The pattern has two sizes, and here we've sewn the small version.
Taking inspiration from the Japanese traditions of sashiko and boro, we created our rendition of the Stowe Bag - and have made a kit for you to create your very own interpretation.
The Boro Inspired Stowe Bag Kit includes one of our very favorite lines of fabric we carry at Verb: cloth created with organic US cotton - from cotton breeder Sally Fox (from who we also source the wool used in our Pioneer yarn line). We adore this fabric because of the cotton it is made from, because it is organic, and because it has a beautiful hand. For the main fabric we chose cloth which the weft is natural brown cotton (yes, it grows in that color on the plant) and the warp is white in the case of the sand kit, and dyed blue in the cases of the blue kits. Then, in order to create the patchwork style for the Boro-esque design, I indigo dyed fabric in our Oakland studio. Each kit includes two pieces of indigo dyed cloth. The kit also includes white sashiko thread and sashiko needles so you can create your own sashiko-inspired patterns.
Tasa, our sewing teacher at Verb, sewed the blue sample shown in these photos. I asked Tasa a few questions about her process, here are her responses:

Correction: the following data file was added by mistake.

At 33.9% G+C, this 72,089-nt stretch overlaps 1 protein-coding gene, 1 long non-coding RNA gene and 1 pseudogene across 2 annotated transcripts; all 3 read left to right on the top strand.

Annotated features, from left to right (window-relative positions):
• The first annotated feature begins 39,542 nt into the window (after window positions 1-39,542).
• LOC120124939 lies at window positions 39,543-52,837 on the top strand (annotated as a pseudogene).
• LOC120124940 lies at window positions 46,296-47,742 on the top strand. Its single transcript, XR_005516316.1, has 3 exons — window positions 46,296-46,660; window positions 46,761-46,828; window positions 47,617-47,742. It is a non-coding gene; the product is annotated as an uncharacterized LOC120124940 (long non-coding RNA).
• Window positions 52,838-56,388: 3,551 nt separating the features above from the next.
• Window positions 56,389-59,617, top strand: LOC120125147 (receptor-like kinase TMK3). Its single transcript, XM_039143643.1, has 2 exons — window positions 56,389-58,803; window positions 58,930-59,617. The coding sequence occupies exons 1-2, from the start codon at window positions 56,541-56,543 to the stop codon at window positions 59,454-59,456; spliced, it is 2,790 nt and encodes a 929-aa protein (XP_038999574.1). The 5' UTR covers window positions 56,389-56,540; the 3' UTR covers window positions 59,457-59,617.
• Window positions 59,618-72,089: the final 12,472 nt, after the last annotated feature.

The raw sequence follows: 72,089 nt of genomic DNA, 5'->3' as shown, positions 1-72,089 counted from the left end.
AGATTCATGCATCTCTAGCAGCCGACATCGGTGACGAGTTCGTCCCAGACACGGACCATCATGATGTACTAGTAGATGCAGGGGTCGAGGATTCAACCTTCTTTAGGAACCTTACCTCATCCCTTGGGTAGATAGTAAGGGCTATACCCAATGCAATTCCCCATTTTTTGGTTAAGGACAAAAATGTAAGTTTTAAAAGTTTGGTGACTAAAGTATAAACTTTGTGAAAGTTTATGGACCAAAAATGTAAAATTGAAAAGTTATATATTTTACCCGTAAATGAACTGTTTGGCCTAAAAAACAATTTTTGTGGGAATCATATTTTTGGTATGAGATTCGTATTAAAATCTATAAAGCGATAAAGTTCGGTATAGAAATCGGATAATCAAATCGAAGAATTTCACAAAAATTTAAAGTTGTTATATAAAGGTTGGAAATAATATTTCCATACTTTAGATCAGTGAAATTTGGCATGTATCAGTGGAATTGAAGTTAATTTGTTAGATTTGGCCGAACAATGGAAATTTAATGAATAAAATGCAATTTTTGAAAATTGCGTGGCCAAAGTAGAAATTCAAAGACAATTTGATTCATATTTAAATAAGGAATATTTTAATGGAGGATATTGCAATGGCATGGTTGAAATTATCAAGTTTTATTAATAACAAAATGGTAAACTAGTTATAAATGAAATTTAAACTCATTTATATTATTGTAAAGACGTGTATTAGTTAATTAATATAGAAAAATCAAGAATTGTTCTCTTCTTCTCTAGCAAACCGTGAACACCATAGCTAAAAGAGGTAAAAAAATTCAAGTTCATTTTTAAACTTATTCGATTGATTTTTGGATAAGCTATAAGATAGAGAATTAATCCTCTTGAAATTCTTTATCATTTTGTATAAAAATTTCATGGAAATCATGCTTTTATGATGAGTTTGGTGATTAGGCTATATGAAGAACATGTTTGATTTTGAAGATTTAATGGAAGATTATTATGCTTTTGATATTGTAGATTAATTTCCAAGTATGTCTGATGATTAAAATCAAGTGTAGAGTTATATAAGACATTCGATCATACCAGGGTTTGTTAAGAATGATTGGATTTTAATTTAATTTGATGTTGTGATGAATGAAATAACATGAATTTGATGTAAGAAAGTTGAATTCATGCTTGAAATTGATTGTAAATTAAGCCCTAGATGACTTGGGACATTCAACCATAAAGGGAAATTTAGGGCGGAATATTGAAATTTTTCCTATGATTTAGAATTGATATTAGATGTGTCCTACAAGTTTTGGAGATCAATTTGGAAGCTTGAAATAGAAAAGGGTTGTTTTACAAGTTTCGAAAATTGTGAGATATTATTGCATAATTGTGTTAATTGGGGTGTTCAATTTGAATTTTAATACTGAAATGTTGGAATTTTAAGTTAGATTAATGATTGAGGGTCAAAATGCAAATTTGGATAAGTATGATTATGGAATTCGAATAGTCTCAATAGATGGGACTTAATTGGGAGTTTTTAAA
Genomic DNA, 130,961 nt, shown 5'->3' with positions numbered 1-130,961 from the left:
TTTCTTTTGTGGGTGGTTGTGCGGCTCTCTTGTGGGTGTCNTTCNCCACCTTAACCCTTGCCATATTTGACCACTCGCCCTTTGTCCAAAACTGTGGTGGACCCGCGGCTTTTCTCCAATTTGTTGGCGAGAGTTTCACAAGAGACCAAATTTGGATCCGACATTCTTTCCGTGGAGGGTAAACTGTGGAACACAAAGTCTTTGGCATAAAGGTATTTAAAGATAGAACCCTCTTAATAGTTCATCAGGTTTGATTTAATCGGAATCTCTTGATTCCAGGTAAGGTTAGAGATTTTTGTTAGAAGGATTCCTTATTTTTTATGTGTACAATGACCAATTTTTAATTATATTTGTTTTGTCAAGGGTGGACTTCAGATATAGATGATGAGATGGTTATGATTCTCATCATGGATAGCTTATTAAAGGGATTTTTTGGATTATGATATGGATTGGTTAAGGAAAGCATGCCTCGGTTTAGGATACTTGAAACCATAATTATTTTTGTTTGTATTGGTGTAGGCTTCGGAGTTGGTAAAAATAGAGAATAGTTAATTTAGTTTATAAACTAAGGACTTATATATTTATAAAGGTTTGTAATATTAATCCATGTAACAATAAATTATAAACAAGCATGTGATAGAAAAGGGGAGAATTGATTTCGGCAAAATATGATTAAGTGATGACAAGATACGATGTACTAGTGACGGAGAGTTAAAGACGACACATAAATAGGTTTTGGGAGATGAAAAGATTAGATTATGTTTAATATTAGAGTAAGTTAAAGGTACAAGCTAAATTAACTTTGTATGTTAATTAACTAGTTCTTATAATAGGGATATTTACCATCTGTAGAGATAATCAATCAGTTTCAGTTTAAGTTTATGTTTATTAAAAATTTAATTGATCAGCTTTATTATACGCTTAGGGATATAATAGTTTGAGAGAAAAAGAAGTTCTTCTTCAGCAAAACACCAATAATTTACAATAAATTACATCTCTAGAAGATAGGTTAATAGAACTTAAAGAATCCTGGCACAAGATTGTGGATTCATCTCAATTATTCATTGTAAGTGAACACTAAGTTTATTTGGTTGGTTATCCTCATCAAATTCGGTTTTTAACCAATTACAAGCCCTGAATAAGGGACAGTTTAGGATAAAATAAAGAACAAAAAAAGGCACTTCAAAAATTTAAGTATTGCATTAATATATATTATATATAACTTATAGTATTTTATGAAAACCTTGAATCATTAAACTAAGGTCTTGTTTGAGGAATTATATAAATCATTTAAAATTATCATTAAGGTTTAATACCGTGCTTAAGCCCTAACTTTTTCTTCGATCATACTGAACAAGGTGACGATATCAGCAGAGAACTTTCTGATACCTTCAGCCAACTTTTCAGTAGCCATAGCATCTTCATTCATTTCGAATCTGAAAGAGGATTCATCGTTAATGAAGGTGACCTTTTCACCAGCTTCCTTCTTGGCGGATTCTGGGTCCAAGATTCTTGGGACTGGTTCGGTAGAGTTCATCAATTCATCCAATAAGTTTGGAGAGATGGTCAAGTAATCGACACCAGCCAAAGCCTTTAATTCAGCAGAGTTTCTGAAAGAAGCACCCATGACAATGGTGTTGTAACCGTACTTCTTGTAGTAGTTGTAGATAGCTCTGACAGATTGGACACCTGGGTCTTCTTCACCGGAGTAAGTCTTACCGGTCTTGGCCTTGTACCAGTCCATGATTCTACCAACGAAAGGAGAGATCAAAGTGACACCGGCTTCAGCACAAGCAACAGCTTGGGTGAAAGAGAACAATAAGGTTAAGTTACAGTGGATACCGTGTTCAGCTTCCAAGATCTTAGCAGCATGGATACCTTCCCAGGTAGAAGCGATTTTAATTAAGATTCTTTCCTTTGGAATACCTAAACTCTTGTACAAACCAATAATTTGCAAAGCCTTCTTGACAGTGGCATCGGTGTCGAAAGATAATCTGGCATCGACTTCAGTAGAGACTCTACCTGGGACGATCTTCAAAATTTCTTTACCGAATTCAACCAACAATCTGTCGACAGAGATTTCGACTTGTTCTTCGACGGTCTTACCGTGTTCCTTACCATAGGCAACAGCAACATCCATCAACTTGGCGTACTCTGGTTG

1. Do you have tips or tricks you would like to share with readers who are interested in making this project?
Tasa: Read through the pattern before starting. Be precise when cutting.
2. I noticed the Stowe Bag is unfinished inside, though yours is finished. How did you finish the inside of your bag?
Tasa: For the side of the bag that is 2 fabrics, I sewed them together using a flat fell seam before I cut out that panel. If you cut out each side of the panel and then sew it together remember to add seam allowance.
I sewed the side seams with a flat fell seam and I applied a leftover scrap of bias to the bottom seam when I sewed it.
For the bias, I cut strips @1.5", sewed them at 3/8", folded them to the inside of the bag, and slip-stitched by hand to finish.
3. How did you decide on the placement of your fabrics?
Tasa: I looked at the pieces I had and thought about how I wanted the finished bag to look. I also wanted some of the lighter color on the inside of the bag because it is MUCH easier to see what is inside your bag if the inside isn't all black!
4. If you were to do it over again, what changes might you make? (I am thinking primarily of alterations in stitch pattern or placement of fabric).
Tasa: I really like how the fabric placement turned out. I like the stitching, it might be the kind of thing where I would add more as time goes by.
5. When did you add your sashiko stitches?
Tasa: The very last thing I did was the stitching.---------------------------
Tasa is teaching a Stowe Bag class in December, sign-up here.
To purchase a kit, click here.
This kit is a limited edition due to the fact that we are almost out of this beautiful fabric and we are unsure if we will be able to create more.
We want to see your version! Please tag your Instagram photos #stowebag and #stowemeetsboro, and mention @avfkw @fringesupplyco @grainlinestudio so we'll all be sure to see!